Len Bailey’s book, Sherlock Holmes and the Needle’s Eye, portrays Holmes and Watson traveling to biblical days to solve biblical “mysteries.”
The time travel is a fascinating aspect to the book, but the mysteries are “solved” simply by Holmes’ keen observation of Scripture. It’s the same premise I learned in Howard Hendricks’ class on Bible Study Methods. In that class, we even read a portion of Conan Doyle’s books where Holmes employs his powers of observation.
Once in this book, Watson asked how Holmes, a critic, could have such faith in the Bible. Holmes replied:
Faith has nothing to do with it, old boy. I’m just a better reader than you are.
The book is creative and entertaining, though sometimes it stretches the bounds of tolerance when Holmes offers Watson long paragraphs of historical background, sounding more like a Bible Dictionary than a detective.
Although each mystery rests on the keen observation of often-obscure passages, most of the conclusions offered are still debatable—answers that have been provided by scholars for centuries.
For example . . .
One “mystery” asked why David picked up five stones to kill Goliath. Obviously, David had confidence that God could do the job with one shot.
- Holmes’ answer is an age-old assumption that David planned also to kill off Goliath’s four brothers.
- It’s more likely that David knew little of the giant that day, and knowing at that time that he had four brothers is completely speculative. It would have served Holmes better to walk Watson to the British Museum and observe the size of a typical sling stone, such as were found in the battle at Lachish. Because the stones measured the size of a man’s fist, five stones was probably all David could carry. Although God certainly would kill the giant with one stone, David was being prudent rather than presumptuous. Remember, David also tried on Saul’s armor.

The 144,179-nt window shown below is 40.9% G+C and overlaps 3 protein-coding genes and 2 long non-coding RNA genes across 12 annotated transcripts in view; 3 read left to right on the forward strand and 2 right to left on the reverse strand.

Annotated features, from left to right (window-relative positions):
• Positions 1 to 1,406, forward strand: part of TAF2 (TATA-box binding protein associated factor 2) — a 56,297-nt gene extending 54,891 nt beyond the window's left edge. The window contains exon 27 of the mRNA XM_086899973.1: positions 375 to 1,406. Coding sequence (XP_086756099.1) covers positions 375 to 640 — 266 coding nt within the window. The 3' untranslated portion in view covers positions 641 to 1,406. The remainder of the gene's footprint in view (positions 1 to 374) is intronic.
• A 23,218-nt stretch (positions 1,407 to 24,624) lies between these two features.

Another mystery asks why Jesus waited days before He came to heal/raise Lazarus. Sherlock Holmes and the Needle’s Eye suggests a foreshadowing of Jesus’ resurrection as the reason—but the Bible actually tells us. It’s no mystery. A coordinating conjunction gives us the clue (John 11:5-6).
While Holmes’ conclusions are possible, they usually represent only one perspective. It would have been nice to hear Watson present the other “sides” and allow Holmes to systematically dismantle them.
Regardless of the fact that the mysteries’ solutions are debatable, the book is entertaining—especially for those who love Holmes stories—and it reminds us of the necessity of careful observation with regard to Bible study.
That alone makes Sherlock Holmes and the Needle’s Eye a good read.